Restorative justice

A few weeks ago I got to visit our local jail. Some of you may not be aware, I work for a newspaper and cover the cops and court beat, so I drove out to do a story on inmate work programs. In our particular county, some inmates spend time outside, growing food for the entire jail population.

I wasn’t sure what to expect. What I found was much more lovely than I imagined. A greenhouse holds rows and rows of pots stacked on top of each other with green lettuce leaves in various stages of growth. Other plants line the edges –  peppers, tomatoes, and golden potatoes sticking out of the dirt.

A second greenhouse is overflowing with flowers donated from Wal-Mart – ones near death, need some extra care to pull through. The inmates water them and nurse the plants back to health when possible, repotting and eventually donating creative arrangements to nonprofits like Habitat for Humanity and Parents of Murdered Children.

It all sounded neat when described by the corrections lieutenant, but I wasn’t sure whether the inmates would be as enthusiastic. I was wrong.

Two women, clothed in orange jumpsuits met with me at a picnic table and described how much they loved their work. They loved getting their hands in the dirt, seeing their work grow from tiny seeds to green sprouts poking out of the earth, to full leaves ready for harvest.

Many of the women come into the jail with drug problems, they said, and working outside teaches them how to live sober in the world again, noticing things they never noticed before – how blue the sky is, how bright are all the colors our world is painted in.

Sitting there listening to them, it occurred to me that this is what justice looks like in all its intended beauty.

In Christian circles, people sometimes talk about God being loving and God being just, as if they are two separate things. As if, despite the way our savior came in peace and laid down his life for us all, our God would still like to see the world burn.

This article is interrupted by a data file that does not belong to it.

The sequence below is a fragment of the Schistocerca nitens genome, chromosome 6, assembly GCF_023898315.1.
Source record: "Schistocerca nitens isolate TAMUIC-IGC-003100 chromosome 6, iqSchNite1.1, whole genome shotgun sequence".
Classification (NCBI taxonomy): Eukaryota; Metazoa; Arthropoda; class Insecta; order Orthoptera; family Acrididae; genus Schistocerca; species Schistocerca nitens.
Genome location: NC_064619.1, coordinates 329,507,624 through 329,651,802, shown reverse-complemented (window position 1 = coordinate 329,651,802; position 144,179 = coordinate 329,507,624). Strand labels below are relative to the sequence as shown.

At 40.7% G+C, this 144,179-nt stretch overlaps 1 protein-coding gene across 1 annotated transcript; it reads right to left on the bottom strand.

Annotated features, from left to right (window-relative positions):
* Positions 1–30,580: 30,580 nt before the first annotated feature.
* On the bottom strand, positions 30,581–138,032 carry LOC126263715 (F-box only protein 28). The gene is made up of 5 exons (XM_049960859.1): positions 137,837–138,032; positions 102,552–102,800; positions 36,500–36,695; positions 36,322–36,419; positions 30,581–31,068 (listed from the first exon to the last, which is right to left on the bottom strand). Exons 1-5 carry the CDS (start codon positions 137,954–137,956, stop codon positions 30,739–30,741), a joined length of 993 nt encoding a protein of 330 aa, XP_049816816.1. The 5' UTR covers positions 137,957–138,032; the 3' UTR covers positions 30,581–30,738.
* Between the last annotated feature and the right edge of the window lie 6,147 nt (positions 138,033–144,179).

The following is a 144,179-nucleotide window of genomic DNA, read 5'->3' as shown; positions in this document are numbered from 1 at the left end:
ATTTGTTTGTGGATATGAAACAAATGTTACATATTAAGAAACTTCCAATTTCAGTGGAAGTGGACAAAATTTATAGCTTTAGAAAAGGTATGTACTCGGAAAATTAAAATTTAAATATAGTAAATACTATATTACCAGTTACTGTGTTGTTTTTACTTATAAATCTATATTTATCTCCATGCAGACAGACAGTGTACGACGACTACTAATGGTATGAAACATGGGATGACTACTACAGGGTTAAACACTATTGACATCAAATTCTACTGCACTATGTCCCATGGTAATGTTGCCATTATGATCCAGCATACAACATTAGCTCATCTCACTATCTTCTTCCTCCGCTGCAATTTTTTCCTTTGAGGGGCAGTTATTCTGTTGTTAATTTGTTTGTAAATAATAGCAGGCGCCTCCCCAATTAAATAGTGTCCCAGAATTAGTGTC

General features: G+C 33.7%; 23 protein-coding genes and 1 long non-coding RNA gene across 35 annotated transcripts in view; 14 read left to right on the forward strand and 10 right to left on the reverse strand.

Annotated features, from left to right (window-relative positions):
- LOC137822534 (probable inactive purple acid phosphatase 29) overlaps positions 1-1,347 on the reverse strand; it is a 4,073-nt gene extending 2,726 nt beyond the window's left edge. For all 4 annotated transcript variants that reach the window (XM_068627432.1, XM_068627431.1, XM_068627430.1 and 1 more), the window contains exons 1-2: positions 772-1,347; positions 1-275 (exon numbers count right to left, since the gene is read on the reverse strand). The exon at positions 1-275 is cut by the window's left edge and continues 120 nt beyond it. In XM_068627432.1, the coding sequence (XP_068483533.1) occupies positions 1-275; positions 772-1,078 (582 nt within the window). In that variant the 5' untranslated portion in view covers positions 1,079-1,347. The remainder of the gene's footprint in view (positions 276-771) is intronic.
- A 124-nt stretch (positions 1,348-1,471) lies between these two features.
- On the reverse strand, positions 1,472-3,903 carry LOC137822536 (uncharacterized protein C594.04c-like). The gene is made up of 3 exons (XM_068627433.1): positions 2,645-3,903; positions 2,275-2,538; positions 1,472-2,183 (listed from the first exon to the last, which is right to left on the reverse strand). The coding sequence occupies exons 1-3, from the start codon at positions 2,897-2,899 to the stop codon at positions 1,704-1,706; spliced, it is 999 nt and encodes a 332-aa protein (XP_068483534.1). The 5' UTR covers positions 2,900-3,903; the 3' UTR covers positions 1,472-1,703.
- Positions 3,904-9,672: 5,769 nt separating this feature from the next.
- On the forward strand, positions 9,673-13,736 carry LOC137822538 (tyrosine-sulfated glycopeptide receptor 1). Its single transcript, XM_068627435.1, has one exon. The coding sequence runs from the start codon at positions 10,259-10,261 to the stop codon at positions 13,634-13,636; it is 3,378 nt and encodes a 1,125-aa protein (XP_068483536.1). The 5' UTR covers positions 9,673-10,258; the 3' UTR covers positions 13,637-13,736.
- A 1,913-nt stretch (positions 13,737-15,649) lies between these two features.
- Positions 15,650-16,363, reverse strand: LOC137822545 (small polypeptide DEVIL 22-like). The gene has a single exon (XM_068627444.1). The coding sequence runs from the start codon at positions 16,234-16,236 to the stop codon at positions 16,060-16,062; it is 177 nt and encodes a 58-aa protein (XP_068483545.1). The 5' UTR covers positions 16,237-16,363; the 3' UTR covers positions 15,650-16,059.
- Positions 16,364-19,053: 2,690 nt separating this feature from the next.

It’s an understandable perspective from some Bible passages, certainly. But I think the Biblical authors glimpsed the Lord most clearly when they wrote of peace and restorative justice, beating swords into plowshares.

After Amos announces the destruction of Israel, he shortly changes the tune, and the Lord speaks,

“I will restore the fortunes of my people Israel, and they shall rebuild the ruined cities and inhabit them; they shall plant vineyards and drink their wine; and they shall make gardens and eat their fruit. I will plant them on their land, and they shall never again be uprooted out of the land that I have given them.”

Everywhere in the prophets, after fierce judgment comes all this beauty. Isaiah writes:

“The wilderness and the dry land shall be glad; the desert shall rejoice and blossom like the crocus; it shall blossom abundantly and rejoice with joy and singing.”

The women at the jail didn’t say any of this to me, of course, didn’t talk about God at all. But all the same, perhaps he meant them to give me a living picture.

This is justice rolling down, when God wrests away the things we’ve enslaved ourselves to – idols of jealousy, hatred, fear and pride. It might hurt for a moment, breaking the addiction, but God is leading us into a garden, bursting with sweet blossoms and verdant leaves. We’ll remember the color of the sky again and the grace of working the earth with our hands. This is justice.


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